Following the trail of candidates in the 2020 Dem race

Adam Jackman, Staff Writer

As the 2020 election nears, Democratic voters have a great variety of issues and candidates to consider when making their decision about who they will select to campaign against Donald Trump.

Leaning further to the right on the political spectrum in the Democratic Party are the moderates: Vice President Joe Biden, Howard Schultz, Governor John Hickenlooper, Senator Amy Klobuchar, Mayor Pete Buttigeig, Congressman Tim Ryan, and Congressman John Delaney. Joe Biden seems to be the most popular of the faction as of yet. Trailing closely behind is 37 year-old mayor of South Bend, Indiana Pete Buttigieg. He is calling to repair damages of climate change and income inequality. Also, Senator Klobuchar of Minnesota has emphasized the necessity for the Democrats to appeal to the blue collar workers of small towns. Moreover, Governor of Colorado John Hickenlooper looks to be the candidate to win back swing states. Former CEO of Starbucks Howard Schultz will likely run as an independent because of his contempt for radical idealism.

The hope for these moderate Democrats is to flip swing state voters similarly to the 2018 midterms in districts like the Virginia’s 10th and Florida’s 26th by appealing to a coalition of white, women voters that President Trump was able to win in 2016.

“I look forward to seeing how democratic candidates will differentiate themselves from other candidates, and what the results will be, since I will able to vote in this election,” said senior Molly Solomon.

To the left of the moderate candidates stand the establishment liberals, the ideological base of the modern Democratic Party. The candidates comprising the more liberal ideological democratic wing include Senator Elizabeth Warren, Senator Cory Booker, Senator Kamala Harris, Senator Kirsten Gillibrand, Congressman Beto O’Rourke, and Senator Julian Castro. Generally, being at the center of the Democratic Party, these candidates have name recognition, but topping the polls right now is currently the Senator from Massachusetts: Elizabeth Warren. She has tried to appeal to the Democratic image of identity politics—political merit based on race, ethnicity, and sexual orientation. Slightly behind Warren in popularity is first-term Senator from California, and the first black woman to run for President, Kamala Harris. In addition to Harris, Cory Booker joins her as one of the only black candidates. Booker is highlighting his criminal justice reform accomplishments with bipartisan legislation like the First-Step Act, while also threatening to fight back against the NRA.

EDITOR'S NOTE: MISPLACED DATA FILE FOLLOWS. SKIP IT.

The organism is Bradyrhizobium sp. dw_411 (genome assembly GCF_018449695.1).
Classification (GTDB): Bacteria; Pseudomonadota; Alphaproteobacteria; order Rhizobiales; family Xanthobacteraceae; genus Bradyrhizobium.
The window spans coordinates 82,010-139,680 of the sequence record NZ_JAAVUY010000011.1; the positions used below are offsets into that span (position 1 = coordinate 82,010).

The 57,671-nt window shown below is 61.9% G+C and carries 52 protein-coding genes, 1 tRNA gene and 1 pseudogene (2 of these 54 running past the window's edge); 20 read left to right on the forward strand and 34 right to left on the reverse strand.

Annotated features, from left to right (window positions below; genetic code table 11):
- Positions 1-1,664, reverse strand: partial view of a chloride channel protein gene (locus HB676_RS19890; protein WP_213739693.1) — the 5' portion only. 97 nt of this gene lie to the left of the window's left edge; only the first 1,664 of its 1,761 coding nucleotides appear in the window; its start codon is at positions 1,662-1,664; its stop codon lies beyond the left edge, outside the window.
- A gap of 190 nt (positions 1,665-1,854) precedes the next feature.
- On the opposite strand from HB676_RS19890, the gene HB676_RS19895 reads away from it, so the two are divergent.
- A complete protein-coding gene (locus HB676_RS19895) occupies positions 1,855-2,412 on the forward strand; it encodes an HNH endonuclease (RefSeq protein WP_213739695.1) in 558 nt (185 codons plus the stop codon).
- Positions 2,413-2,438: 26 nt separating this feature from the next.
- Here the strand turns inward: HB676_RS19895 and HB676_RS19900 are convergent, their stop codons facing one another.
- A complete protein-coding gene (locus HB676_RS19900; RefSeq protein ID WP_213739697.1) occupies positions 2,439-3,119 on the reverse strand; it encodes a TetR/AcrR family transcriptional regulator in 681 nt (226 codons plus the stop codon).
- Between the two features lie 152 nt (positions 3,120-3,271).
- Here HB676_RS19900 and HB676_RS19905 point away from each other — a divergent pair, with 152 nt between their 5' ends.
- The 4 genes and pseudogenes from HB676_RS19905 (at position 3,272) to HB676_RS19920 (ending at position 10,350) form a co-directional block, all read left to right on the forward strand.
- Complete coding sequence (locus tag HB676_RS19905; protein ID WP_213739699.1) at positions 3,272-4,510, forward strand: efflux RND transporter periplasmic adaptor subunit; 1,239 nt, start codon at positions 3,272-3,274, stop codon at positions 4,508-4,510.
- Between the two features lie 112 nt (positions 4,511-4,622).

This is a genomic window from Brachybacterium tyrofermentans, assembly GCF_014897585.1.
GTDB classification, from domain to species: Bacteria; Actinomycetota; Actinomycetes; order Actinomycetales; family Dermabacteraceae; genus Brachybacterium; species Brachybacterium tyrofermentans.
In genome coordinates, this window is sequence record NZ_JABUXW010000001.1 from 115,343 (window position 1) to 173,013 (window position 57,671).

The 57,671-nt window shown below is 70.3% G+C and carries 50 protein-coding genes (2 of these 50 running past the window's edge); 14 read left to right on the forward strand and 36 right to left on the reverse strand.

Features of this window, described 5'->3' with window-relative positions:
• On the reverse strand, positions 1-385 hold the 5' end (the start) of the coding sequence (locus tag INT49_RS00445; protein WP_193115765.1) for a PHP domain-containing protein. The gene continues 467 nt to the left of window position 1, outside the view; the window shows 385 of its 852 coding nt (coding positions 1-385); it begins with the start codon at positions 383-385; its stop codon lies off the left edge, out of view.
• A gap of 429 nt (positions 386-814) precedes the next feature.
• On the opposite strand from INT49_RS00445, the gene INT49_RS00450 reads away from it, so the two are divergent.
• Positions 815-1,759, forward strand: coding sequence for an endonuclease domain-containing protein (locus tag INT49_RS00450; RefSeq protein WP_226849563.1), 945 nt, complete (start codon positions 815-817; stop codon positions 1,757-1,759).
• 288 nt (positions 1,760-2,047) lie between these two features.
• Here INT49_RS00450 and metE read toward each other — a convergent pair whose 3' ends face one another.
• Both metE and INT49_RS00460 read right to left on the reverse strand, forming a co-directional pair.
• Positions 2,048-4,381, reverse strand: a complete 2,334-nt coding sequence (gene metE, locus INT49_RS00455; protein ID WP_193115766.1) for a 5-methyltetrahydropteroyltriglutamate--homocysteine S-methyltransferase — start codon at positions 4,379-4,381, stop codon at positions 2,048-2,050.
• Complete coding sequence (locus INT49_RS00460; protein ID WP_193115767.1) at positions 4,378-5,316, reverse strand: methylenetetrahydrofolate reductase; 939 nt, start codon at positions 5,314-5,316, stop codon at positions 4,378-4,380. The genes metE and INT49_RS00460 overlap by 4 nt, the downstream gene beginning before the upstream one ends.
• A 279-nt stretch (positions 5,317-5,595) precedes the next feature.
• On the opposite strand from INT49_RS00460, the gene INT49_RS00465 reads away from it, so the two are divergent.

We will pass universal background checks, we will ban assault weapons and close loopholes that allow people who never should have a gun to get one,” said Senator Booker.

The final Senator in this faction is Kirsten Gillibrand, current Senator from our great state of New York. Despite serving in the Senate since 2009, Gillibrand sits low in the early polls, as she tries to center her campaign around women’s rights and her support for the pro-choice movement. She sponsors legislation such as the Women’s Health Protection Act and the FAMILY Act. The two youngest of the liberal establishment faction running for President are former congressman Robert Francis O’Rourke (also known as Beto) and former housing secretary under Barack Obama, Julian Castro, both from Texas. O’Rourke has galvanized an active youth campaign, receiving social media buzz for his fiery speeches encouraging immigrant asylum, while Castro has had little attention, but calls for more dramatic measures, such as decriminalizing the act of illegally crossing the border.

The establishment liberal candidates are looking to reinvigorate the Democratic base by combatting the policies of the Trump administration on mainstream issues like gun control, abortion, immigration and healthcare.

The final faction of Democrats taking on President Trump in 2020 is the far left. These candidates subscribe themselves to ideology out of the mainstream, often pushing for increased government programs. Bernie Sanders, Jay Inslee, Eric Swalwell, and Andrew Yang make up this contingency within the Democratic nominees. The leader within the pack is none other than Senator Bernie Sanders. He believes that every American should have the right to a tuition-free public college, universal healthcare, and a living wage by disproportionately taxing the rich in order to level the playing field for the low-income earners. Sanders and other candidates like Governor of Washington, Jay Inslee, have also supported the Green New Deal, proposed by New York Congresswoman Alexandria Ocasio-Cortez, in order to combat climate change with increased government regulation. In addition to guarantees of a “family-sustaining wage,” tech entrepreneur Andrew Yang believes that every American should have a universal basic income of $1,000. Congressman Eric Swalwell from California has entered the race to promote not only the government regulation of the economy, but also the regulation of the Second Amendment.

These candidates of the modern far left are striving to increase their popularity among the traditional establishment base in order to unite their support with more radical movements.

This race is important as it will determine who will run against President Trump in the upcoming 2020 election.

“I’m excited for when I will be able to vote, so I can help with the important political decisions of the this country,” said freshmen Lucy Barr.

Can these three distinct factions unite to produce a victory to take down Donald Trump, or will it be a repeat of 2016, where Democrats will be asking what went wrong?